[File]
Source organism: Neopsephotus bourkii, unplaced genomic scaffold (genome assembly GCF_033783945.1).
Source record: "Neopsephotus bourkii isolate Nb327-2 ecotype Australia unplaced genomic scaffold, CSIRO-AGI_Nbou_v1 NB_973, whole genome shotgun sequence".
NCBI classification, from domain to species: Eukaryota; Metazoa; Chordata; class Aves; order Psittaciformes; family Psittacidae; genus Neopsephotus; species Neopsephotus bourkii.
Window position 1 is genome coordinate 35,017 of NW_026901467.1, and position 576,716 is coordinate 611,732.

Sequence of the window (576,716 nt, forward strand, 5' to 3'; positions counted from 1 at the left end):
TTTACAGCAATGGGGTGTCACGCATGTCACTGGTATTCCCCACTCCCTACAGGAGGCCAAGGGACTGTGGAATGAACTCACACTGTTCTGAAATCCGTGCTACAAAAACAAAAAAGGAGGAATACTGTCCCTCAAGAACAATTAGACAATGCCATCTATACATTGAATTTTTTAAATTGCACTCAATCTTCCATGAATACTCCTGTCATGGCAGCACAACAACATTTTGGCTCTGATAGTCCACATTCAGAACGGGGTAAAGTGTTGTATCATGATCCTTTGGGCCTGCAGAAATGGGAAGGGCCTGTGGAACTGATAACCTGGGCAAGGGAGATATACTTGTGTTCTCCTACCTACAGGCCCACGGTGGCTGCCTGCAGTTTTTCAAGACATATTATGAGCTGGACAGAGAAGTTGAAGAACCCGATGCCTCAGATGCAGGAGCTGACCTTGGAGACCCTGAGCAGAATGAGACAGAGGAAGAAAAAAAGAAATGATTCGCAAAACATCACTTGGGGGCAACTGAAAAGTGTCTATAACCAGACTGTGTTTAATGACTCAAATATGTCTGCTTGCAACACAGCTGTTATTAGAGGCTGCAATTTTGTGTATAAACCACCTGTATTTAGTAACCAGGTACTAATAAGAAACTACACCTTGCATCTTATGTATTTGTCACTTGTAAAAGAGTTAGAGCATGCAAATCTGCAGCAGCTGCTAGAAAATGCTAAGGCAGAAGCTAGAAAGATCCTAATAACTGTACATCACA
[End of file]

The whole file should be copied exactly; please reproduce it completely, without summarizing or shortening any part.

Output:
Source organism: Neopsephotus bourkii, unplaced genomic scaffold (genome assembly GCF_033783945.1).
Source record: "Neopsephotus bourkii isolate Nb327-2 ecotype Australia unplaced genomic scaffold, CSIRO-AGI_Nbou_v1 NB_973, whole genome shotgun sequence".
NCBI classification, from domain to species: Eukaryota; Metazoa; Chordata; class Aves; order Psittaciformes; family Psittacidae; genus Neopsephotus; species Neopsephotus bourkii.
Window position 1 is genome coordinate 35,017 of NW_026901467.1, and position 576,716 is coordinate 611,732.

Sequence of the window (576,716 nt, forward strand, 5' to 3'; positions counted from 1 at the left end):
TTTACAGCAATGGGGTGTCACGCATGTCACTGGTATTCCCCACTCCCTACAGGAGGCCAAGGGACTGTGGAATGAACTCACACTGTTCTGAAATCCGTGCTACAAAAACAAAAAAGGAGGAATACTGTCCCTCAAGAACAATTAGACAATGCCATCTATACATTGAATTTTTTAAATTGCACTCAATCTTCCATGAATACTCCTGTCATGGCAGCACAACAACATTTTGGCTCTGATAGTCCACATTCAGAACGGGGTAAAGTGTTGTATCATGATCCTTTGGGCCTGCAGAAATGGGAAGGGCCTGTGGAACTGATAACCTGGGCAAGGGAGATATACTTGTGTTCTCCTACCTACAGGCCCACGGTGGCTGCCTGCAGTTTTTCAAGACATATTATGAGCTGGACAGAGAAGTTGAAGAACCCGATGCCTCAGATGCAGGAGCTGACCTTGGAGACCCTGAGCAGAATGAGACAGAGGAAGAAAAAAAGAAATGATTCGCAAAACATCACTTGGGGGCAACTGAAAAGTGTCTATAACCAGACTGTGTTTAATGACTCAAATATGTCTGCTTGCAACACAGCTGTTATTAGAGGCTGCAATTTTGTGTATAAACCACCTGTATTTAGTAACCAGGTACTAATAAGAAACTACACCTTGCATCTTATGTATTTGTCACTTGTAAAAGAGTTAGAGCATGCAAATCTGCAGCAGCTGCTAGAAAATGCTAAGGCAGAAGCTAGAAAGATCCTAATAACTGTACATCACA